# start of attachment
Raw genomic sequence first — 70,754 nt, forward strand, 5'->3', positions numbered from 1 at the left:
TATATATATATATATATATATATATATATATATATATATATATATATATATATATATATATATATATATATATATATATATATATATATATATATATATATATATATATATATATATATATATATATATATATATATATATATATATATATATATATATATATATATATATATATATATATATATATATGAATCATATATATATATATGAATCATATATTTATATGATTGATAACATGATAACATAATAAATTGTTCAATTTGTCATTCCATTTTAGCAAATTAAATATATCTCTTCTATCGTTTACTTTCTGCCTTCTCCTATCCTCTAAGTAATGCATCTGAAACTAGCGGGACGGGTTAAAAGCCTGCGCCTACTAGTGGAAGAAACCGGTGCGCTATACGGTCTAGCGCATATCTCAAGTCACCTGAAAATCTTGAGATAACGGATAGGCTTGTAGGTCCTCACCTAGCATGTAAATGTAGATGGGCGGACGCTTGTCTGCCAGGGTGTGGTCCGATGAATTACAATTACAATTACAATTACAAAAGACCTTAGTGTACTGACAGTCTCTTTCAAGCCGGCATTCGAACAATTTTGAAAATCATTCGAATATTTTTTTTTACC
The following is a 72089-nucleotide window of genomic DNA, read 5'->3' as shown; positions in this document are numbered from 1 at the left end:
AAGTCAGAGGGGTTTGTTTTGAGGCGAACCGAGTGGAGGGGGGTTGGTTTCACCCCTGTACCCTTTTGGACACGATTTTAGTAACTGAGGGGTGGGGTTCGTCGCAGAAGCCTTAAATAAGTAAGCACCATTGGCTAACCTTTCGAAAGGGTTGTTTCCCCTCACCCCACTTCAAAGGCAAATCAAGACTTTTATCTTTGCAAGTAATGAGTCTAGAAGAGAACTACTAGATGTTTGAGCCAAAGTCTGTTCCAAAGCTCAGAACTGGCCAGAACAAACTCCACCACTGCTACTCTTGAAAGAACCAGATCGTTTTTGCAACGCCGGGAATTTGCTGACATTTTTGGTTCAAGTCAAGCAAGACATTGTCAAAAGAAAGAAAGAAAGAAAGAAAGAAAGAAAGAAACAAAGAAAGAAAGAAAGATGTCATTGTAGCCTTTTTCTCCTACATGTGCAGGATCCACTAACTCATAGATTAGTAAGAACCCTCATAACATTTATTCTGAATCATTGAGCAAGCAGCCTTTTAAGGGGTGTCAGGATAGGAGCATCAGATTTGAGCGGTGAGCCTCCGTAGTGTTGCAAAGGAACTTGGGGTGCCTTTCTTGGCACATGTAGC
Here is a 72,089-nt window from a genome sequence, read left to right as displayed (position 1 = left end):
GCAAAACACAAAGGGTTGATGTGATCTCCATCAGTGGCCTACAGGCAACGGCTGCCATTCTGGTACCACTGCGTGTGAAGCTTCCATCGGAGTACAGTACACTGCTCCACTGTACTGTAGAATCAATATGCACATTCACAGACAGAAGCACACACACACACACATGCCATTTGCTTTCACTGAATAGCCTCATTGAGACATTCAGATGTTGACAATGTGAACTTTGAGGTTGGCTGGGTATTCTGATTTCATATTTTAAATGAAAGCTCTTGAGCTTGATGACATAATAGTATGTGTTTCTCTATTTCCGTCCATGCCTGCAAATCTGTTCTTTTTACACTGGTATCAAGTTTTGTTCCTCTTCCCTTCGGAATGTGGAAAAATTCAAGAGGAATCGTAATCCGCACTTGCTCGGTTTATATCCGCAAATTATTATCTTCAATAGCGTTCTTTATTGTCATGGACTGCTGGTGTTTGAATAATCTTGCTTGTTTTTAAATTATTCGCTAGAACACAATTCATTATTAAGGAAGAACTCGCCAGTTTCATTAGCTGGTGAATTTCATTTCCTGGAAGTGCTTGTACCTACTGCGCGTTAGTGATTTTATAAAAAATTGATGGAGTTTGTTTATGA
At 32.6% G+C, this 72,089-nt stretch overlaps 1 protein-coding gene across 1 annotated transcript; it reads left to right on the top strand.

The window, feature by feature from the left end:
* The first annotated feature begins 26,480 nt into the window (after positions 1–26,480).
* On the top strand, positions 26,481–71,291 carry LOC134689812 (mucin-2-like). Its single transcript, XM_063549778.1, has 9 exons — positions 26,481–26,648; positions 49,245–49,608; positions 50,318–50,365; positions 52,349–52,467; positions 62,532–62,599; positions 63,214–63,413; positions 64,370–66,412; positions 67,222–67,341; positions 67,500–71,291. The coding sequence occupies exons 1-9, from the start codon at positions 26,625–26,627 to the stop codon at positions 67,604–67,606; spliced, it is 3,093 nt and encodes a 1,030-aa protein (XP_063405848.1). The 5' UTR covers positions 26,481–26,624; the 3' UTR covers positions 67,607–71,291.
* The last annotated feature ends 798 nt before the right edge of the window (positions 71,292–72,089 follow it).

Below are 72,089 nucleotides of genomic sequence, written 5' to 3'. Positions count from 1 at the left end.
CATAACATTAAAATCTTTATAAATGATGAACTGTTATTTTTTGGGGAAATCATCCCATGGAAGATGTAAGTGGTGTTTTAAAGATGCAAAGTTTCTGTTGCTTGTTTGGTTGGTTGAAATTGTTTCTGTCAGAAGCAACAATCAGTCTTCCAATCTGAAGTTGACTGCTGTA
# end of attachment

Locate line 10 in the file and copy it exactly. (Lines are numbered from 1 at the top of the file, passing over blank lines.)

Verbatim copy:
* On the top strand, positions 26,481–71,291 carry LOC134689812 (mucin-2-like). Its single transcript, XM_063549778.1, has 9 exons — positions 26,481–26,648; positions 49,245–49,608; positions 50,318–50,365; positions 52,349–52,467; positions 62,532–62,599; positions 63,214–63,413; positions 64,370–66,412; positions 67,222–67,341; positions 67,500–71,291. The coding sequence occupies exons 1-9, from the start codon at positions 26,625–26,627 to the stop codon at positions 67,604–67,606; spliced, it is 3,093 nt and encodes a 1,030-aa protein (XP_063405848.1). The 5' UTR covers positions 26,481–26,624; the 3' UTR covers positions 67,607–71,291.